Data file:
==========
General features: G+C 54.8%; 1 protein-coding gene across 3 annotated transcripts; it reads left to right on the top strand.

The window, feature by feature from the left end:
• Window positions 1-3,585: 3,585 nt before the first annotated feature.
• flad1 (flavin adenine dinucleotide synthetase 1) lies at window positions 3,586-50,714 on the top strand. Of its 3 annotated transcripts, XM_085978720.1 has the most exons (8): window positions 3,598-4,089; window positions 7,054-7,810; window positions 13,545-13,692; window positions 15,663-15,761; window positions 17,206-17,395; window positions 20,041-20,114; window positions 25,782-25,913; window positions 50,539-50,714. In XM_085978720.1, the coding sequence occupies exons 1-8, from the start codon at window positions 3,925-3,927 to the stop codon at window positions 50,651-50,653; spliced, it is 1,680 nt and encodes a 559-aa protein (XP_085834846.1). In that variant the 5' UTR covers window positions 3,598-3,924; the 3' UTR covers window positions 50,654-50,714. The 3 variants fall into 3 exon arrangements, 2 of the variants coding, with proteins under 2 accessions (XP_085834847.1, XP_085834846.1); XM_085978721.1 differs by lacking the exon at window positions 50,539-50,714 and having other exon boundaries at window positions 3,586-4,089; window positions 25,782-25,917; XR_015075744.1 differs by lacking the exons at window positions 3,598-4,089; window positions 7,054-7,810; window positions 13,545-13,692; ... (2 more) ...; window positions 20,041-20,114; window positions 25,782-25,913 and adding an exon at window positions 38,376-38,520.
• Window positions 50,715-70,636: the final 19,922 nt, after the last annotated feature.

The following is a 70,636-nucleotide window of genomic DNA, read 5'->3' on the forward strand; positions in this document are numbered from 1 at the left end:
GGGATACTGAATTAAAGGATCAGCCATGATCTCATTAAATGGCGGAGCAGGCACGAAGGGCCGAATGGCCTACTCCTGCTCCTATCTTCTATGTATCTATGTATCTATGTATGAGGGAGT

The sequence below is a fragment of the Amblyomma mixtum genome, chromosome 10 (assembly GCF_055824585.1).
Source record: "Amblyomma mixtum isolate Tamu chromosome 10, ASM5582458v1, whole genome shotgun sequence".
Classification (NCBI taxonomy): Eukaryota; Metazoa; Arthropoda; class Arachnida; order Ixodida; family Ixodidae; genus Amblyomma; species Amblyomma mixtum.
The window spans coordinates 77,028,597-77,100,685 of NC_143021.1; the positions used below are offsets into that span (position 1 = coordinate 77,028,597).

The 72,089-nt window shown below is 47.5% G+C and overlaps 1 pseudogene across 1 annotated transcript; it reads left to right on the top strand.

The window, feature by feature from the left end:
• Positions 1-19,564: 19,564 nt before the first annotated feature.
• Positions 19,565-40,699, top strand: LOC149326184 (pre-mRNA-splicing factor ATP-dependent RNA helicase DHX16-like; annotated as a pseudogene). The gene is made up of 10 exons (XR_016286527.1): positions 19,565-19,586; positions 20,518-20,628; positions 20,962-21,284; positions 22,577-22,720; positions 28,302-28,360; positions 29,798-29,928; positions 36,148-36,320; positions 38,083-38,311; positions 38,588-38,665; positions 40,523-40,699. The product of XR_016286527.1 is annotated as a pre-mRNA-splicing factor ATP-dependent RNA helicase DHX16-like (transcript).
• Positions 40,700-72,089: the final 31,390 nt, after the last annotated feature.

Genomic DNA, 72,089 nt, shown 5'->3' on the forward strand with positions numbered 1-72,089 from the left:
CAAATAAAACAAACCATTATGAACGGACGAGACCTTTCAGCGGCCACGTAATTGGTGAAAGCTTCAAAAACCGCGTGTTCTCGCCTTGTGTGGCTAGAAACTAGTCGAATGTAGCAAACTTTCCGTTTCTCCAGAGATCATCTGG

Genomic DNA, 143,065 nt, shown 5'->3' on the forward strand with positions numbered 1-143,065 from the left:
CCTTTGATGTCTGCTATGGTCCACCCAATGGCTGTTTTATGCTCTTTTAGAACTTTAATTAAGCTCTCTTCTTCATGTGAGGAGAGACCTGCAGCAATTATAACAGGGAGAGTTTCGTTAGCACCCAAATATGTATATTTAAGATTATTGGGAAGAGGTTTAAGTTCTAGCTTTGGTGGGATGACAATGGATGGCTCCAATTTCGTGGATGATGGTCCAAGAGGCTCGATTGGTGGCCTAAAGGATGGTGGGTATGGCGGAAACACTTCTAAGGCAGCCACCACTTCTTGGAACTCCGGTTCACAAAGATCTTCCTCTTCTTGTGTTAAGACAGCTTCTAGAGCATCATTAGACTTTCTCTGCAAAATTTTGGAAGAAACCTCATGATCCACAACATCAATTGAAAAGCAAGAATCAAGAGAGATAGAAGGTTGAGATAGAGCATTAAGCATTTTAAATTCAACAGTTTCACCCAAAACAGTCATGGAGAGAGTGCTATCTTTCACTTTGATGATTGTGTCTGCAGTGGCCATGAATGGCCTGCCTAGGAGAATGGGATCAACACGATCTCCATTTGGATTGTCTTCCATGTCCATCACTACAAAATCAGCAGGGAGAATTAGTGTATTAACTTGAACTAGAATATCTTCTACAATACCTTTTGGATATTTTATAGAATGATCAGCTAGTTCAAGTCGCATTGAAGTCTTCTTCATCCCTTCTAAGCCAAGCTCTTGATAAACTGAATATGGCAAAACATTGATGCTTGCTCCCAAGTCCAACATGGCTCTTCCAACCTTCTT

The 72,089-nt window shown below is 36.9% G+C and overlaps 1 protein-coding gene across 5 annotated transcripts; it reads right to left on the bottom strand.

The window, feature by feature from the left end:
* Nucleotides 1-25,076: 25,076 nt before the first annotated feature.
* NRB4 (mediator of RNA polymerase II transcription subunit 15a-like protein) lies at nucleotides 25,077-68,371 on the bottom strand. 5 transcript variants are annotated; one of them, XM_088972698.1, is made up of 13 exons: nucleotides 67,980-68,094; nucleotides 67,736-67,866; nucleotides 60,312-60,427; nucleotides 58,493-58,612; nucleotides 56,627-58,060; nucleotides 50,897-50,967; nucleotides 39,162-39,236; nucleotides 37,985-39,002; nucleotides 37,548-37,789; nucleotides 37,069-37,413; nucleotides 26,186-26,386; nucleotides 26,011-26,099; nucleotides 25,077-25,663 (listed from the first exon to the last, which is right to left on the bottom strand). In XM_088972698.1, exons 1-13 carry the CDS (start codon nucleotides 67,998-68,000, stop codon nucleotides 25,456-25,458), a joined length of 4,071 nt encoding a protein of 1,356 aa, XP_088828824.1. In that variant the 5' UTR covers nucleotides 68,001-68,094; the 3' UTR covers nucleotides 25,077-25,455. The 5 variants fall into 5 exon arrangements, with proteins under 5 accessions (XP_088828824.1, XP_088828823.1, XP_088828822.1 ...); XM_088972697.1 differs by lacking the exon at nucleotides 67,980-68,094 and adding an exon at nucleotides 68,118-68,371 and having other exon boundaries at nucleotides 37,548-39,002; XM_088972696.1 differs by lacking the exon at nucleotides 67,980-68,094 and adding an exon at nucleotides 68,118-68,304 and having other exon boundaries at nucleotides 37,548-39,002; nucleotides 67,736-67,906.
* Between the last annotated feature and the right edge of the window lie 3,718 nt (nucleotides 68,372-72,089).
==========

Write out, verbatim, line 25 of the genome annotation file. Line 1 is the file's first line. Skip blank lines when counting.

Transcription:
* Between the last annotated feature and the right edge of the window lie 3,718 nt (nucleotides 68,372-72,089).